Rockrose prickly leaf beetle

The rockrose prickly leaf beetle (Dicladispa testacea) feeds on rockroses (Cistus spp.). This distinctive beetle is widespread in mainland Europe, however, was recently recorded breeding in Britain, from two London locations, for the first time in 2021.

Rockrose prickly leaf beetles (<i>Dicladispa testacea</i>) Credit: Daniel W. Hall
Rockrose prickly leaf beetles (Dicladispa testacea) Credit: Daniel W. Hall

Quick facts

Common name Rockrose prickly leaf beetle
Scientific name Dicladispa testacea
Plants affected Cistus
Main symptoms Larval blotch mines in foliage, beetles on leaves
Most active Spring to autumn

What is Rockrose prickly leaf beetle?

Rockrose prickly leaf beetle belongs to the leaf beetle family Chrysomelidae of which there are about 250 species found in Britain. Leaf beetles all feed on plants although most do not have a noticeable effect on garden plants. These beetles can be colourful and many species are local or rare.

Rockrose prickly leaf beetle is a 5mm long, brownish-red, leaf beetle with black spines. It feeds on plants in the rockrose family Cistaceae, especially the genus Cistus. The spines give it an appearance unlike any other beetle found in Britain.

Rockrose prickly leaf beetle belongs to the tribe Hispini, which is the second most species-rich tribe, within the tortoise-beetle subfamily Cassidinae of the Chrysomelidae. This beetle is the only species of Hispini so far reported from Britain and the only species of Hispini that feeds on Cistus.

The genus Dicladispa includes 125 species, which occur mostly in the tropics and subtropics, with a few species in the warm parts of the Palaearctic. In Europe Dicladispa testacea is the most widely distributed species belonging to this genus; here it has a generally coastal maritime distribution.


The adult beetles feed on the leaves and the larvae feed within leaf mines of Cistus. They can be present from spring to autumn. Affected leaves have pale blotch leaf mines. It appears that this does not affect the overall health of the plant.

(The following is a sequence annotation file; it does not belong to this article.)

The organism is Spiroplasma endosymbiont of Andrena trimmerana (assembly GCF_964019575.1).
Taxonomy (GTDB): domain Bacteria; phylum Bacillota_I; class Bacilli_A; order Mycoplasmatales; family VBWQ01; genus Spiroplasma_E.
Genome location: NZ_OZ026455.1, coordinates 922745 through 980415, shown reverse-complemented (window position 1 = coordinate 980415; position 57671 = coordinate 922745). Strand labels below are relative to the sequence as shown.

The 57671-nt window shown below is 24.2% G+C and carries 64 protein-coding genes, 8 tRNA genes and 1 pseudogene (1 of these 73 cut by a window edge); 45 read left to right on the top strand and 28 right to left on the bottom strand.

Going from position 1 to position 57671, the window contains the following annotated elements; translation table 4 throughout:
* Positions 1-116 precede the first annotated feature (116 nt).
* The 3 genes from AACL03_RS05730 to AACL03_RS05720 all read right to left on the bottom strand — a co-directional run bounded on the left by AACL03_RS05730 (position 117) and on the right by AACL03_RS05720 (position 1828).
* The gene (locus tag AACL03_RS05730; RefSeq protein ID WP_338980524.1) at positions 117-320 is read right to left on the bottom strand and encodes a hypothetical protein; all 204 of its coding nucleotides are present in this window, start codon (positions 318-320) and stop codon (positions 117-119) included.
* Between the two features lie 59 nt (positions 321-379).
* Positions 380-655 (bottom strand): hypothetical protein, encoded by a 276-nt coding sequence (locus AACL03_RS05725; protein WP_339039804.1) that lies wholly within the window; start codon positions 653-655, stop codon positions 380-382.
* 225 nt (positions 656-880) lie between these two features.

The beetle was found breeding in Britain for the first time in August 2021, from a garden in West London. An additional site, also in London, was found in September 2021. It seems likely that rockrose prickly leaf beetle will establish and spread in Britain, in areas where Cistus is planted.

Do I need to control Rockrose prickly leaf beetle?

Although there is some uncertainty, rockrose prickly leaf beetle can be tolerated and accepted as a part of garden biodiversity. The beetle does not appear to cause significant damage to Cistus in the countries where it is already present.

If you find this distinctive beetle in your garden, please send an image with location details to the following email address: [email protected]


The female beetle makes a small hole on the underside of a Cistus leaf in which to deposit an egg. This is then covered with insect excrement (frass). Each larva develops in a leaf mine of a broad and irregular shape with a darker central part due to larval excrement. When mature the 4mm long larva leaves its mine to build a new one. This second mine is an elongate channel shape situated along the leaf midrib; it is here the larva pupates.

The adult beetle starts to feed 12 to 24 hours after emergence from the pupa whilst its yellowish-brown body, with black spines, darkens and becomes harder.

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